The battle to get employees back into the office is about to get a little more heated.
Many companies that are experimenting with a hybrid work schedule have said they want employees to be in the office a set number of days each. the week. But so far, they have done little to enforce those mandates, though employees remain adamant in their desire to work remotely for more days than many CEOs want.
But now that summer vacation and Labor Day are behind us, more employers may be starting to take a harder line.
Just however, the toughness of the companies remains an open question.
Currently, 69% of medium-to-large employers say they require employees whose tasks can be performed remotely to be at work a certain number of days, according to new survey data from business consulting firm Gartner.
Of this group, 26% require employees to be on site three days a week; and 17% opt for a minimum of two days. A small number (4%) only require one day, while only 5% require workers to be in the office five days a week. Another 4% say they require employees to show up either one day per month (2%) or one day per quarter (2%).
A good 31% said they had set no minimum. One such company is JLL, a global commercial real estate services company with more than 100,000 employees, about half of whom have remote jobs. And JLL does not intend to set a requirement this fall.
“We have always believed in flexibility to attract the talent we need,” said Laura Adams, director of human resources.
That said, Adams noted, for the purposes of collaboration and creativity, “we fundamentally believe that the desktop is a key part of the work ecosystem.” And as such, the company will continue to try to entice people to come more often through things like social gatherings.
Office occupancy is now double what it was at the start of the year, but is still only 43% of what it was before the pandemic, said Mark Ein, president of property security management company Kastle Systems.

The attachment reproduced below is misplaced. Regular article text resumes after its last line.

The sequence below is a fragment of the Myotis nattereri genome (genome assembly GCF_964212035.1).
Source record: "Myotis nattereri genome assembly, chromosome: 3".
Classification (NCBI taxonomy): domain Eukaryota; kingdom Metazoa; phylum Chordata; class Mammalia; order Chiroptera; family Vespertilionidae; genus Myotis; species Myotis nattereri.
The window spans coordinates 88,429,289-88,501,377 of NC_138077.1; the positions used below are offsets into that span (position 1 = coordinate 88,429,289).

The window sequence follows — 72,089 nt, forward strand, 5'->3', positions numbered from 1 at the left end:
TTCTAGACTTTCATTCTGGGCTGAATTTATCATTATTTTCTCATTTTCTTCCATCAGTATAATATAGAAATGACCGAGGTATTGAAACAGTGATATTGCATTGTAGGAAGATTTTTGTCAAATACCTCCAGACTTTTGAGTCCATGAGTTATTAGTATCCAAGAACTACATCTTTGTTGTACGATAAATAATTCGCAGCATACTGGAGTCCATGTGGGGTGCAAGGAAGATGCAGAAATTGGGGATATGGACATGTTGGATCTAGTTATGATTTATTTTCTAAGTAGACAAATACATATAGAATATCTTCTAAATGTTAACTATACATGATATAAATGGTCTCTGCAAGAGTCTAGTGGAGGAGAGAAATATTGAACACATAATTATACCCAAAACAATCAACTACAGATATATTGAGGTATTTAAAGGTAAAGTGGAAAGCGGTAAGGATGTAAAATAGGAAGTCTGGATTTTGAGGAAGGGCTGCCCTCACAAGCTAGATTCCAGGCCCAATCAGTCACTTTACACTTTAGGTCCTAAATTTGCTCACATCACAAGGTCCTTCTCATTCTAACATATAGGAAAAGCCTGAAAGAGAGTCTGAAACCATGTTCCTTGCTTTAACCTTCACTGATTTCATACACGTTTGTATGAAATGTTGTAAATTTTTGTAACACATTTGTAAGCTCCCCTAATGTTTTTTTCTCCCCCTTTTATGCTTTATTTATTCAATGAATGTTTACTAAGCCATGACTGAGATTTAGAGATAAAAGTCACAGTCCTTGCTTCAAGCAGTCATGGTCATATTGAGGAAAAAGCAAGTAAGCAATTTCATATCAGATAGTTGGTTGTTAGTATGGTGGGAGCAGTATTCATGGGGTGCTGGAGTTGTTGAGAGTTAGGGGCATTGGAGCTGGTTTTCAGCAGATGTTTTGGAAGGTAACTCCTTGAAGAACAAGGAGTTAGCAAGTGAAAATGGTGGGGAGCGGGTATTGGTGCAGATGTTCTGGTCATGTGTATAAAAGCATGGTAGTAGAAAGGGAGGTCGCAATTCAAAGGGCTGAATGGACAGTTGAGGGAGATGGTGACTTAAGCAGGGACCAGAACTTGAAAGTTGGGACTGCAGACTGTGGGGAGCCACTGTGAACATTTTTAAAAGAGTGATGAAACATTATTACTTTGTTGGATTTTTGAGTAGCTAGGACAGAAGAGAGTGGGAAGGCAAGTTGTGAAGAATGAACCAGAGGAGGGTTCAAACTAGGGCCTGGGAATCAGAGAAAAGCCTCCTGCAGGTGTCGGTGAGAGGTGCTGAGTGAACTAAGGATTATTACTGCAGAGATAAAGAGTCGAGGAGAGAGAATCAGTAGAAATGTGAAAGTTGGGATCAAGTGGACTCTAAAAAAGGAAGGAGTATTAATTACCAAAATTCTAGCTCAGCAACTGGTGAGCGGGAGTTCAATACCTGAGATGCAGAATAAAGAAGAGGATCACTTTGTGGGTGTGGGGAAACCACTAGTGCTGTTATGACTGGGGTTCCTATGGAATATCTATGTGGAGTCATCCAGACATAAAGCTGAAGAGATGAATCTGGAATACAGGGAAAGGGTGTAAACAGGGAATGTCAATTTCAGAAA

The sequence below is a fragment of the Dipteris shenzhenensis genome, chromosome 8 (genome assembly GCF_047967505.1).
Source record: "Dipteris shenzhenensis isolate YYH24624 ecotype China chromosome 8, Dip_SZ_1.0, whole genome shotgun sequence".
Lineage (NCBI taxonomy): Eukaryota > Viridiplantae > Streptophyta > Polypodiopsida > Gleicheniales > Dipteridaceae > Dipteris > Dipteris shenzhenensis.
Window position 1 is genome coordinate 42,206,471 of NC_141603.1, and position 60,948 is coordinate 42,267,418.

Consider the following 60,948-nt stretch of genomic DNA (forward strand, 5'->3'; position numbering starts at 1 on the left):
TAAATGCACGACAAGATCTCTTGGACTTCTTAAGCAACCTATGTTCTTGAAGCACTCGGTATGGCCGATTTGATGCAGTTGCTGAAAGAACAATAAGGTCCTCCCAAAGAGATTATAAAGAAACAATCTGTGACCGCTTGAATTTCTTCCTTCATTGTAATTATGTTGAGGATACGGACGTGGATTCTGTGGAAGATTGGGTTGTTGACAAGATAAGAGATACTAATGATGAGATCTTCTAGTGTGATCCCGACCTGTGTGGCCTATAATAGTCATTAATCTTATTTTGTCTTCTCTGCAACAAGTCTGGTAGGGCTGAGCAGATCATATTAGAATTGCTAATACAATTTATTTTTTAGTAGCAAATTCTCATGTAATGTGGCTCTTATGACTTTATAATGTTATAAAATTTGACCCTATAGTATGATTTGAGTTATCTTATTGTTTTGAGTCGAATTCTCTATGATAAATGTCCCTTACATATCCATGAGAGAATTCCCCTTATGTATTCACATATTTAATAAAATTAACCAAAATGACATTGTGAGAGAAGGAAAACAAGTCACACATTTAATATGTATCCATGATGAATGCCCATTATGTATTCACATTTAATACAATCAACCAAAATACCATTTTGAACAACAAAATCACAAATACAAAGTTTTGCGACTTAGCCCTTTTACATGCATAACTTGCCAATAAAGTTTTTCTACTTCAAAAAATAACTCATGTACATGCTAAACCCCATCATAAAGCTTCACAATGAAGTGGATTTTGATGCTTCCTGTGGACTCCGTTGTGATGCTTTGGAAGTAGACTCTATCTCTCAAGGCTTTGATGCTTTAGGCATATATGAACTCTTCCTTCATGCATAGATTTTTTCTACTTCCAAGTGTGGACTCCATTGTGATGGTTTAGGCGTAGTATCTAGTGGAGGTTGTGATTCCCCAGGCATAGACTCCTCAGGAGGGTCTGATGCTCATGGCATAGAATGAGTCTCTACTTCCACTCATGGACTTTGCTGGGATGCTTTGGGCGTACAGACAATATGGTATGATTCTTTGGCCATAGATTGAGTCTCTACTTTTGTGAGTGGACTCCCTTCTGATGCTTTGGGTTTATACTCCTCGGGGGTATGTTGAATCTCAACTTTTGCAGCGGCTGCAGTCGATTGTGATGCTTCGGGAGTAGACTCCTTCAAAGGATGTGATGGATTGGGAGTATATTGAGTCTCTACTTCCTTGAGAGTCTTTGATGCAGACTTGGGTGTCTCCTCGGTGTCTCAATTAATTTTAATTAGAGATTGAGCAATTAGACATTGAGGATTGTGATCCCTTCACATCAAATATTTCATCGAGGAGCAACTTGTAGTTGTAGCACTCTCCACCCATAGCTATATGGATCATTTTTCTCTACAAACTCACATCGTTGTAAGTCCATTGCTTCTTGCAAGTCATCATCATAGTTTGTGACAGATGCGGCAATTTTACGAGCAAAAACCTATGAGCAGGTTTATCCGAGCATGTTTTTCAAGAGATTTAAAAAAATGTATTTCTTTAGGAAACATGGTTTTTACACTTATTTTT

In his dealings with clients, however, Ein said he sees many companies asking for more office time after Labor Day. He therefore expects the occupancy percentage to increase.
Indeed, as Covid becomes a more manageable risk, CEOs are eager to have more people on hand, said Johnny C. Taylor, Jr., president and CEO of the Society for Human Resource Management.
“Unless there’s another flare-up – in which the scientific community says it’s not safe to come to work – CEOs say it’s not about safety anymore and the kids are in school” , Taylor said.
And the way Taylor made it sound, they pissed off had to cajole so much to get cigarette butts in the seats. They feel the hybrid model forces leaders and employees to make accommodations, he noted. “They accepted that we weren’t going back to the good old days, but [feel] employees don’t want to give anything.
However, if the prospect of layoffs increases, it could give CEOs a lot more clout.
“The game would be a game changer if widespread layoffs started to take place. At this point, employees might voluntarily start spending more time in the office to protect their jobs,” said Ben Wigert, director of research and strategy for workplace management at Gallup.